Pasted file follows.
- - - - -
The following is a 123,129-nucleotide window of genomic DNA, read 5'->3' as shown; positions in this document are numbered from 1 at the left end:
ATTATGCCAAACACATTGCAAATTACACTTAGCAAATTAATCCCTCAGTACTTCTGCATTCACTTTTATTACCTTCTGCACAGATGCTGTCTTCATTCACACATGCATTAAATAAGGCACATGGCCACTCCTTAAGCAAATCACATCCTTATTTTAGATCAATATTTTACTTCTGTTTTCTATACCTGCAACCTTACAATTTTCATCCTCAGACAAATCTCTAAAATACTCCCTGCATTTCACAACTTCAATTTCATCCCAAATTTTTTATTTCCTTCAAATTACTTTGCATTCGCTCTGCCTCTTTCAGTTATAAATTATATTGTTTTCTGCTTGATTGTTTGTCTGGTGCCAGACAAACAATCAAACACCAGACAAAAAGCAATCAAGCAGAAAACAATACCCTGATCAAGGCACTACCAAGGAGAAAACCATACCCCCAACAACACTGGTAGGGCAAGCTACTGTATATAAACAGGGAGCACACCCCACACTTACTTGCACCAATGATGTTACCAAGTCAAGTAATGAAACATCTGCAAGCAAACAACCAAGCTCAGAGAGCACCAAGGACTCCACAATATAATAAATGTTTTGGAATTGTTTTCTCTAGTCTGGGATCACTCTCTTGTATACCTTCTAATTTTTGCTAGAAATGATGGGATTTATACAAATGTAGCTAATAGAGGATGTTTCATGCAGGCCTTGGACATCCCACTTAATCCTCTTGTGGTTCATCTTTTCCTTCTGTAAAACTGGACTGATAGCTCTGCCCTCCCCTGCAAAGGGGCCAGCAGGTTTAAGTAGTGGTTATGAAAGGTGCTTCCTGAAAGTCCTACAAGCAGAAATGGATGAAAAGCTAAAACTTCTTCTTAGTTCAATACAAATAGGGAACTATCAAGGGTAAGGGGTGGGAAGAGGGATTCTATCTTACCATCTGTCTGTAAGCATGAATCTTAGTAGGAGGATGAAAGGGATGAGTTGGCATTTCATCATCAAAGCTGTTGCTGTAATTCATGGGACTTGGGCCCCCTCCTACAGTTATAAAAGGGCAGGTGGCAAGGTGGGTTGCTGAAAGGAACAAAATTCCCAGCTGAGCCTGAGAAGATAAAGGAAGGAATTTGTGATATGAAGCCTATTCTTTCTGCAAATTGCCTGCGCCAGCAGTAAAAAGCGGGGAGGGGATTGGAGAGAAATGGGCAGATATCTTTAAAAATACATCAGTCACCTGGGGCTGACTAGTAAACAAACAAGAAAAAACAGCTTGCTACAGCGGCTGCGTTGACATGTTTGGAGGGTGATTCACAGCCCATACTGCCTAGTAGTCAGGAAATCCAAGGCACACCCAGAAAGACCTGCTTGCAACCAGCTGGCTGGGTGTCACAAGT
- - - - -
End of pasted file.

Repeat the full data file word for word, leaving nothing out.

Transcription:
The following is a 123,129-nucleotide window of genomic DNA, read 5'->3' as shown; positions in this document are numbered from 1 at the left end:
ATTATGCCAAACACATTGCAAATTACACTTAGCAAATTAATCCCTCAGTACTTCTGCATTCACTTTTATTACCTTCTGCACAGATGCTGTCTTCATTCACACATGCATTAAATAAGGCACATGGCCACTCCTTAAGCAAATCACATCCTTATTTTAGATCAATATTTTACTTCTGTTTTCTATACCTGCAACCTTACAATTTTCATCCTCAGACAAATCTCTAAAATACTCCCTGCATTTCACAACTTCAATTTCATCCCAAATTTTTTATTTCCTTCAAATTACTTTGCATTCGCTCTGCCTCTTTCAGTTATAAATTATATTGTTTTCTGCTTGATTGTTTGTCTGGTGCCAGACAAACAATCAAACACCAGACAAAAAGCAATCAAGCAGAAAACAATACCCTGATCAAGGCACTACCAAGGAGAAAACCATACCCCCAACAACACTGGTAGGGCAAGCTACTGTATATAAACAGGGAGCACACCCCACACTTACTTGCACCAATGATGTTACCAAGTCAAGTAATGAAACATCTGCAAGCAAACAACCAAGCTCAGAGAGCACCAAGGACTCCACAATATAATAAATGTTTTGGAATTGTTTTCTCTAGTCTGGGATCACTCTCTTGTATACCTTCTAATTTTTGCTAGAAATGATGGGATTTATACAAATGTAGCTAATAGAGGATGTTTCATGCAGGCCTTGGACATCCCACTTAATCCTCTTGTGGTTCATCTTTTCCTTCTGTAAAACTGGACTGATAGCTCTGCCCTCCCCTGCAAAGGGGCCAGCAGGTTTAAGTAGTGGTTATGAAAGGTGCTTCCTGAAAGTCCTACAAGCAGAAATGGATGAAAAGCTAAAACTTCTTCTTAGTTCAATACAAATAGGGAACTATCAAGGGTAAGGGGTGGGAAGAGGGATTCTATCTTACCATCTGTCTGTAAGCATGAATCTTAGTAGGAGGATGAAAGGGATGAGTTGGCATTTCATCATCAAAGCTGTTGCTGTAATTCATGGGACTTGGGCCCCCTCCTACAGTTATAAAAGGGCAGGTGGCAAGGTGGGTTGCTGAAAGGAACAAAATTCCCAGCTGAGCCTGAGAAGATAAAGGAAGGAATTTGTGATATGAAGCCTATTCTTTCTGCAAATTGCCTGCGCCAGCAGTAAAAAGCGGGGAGGGGATTGGAGAGAAATGGGCAGATATCTTTAAAAATACATCAGTCACCTGGGGCTGACTAGTAAACAAACAAGAAAAAACAGCTTGCTACAGCGGCTGCGTTGACATGTTTGGAGGGTGATTCACAGCCCATACTGCCTAGTAGTCAGGAAATCCAAGGCACACCCAGAAAGACCTGCTTGCAACCAGCTGGCTGGGTGTCACAAGT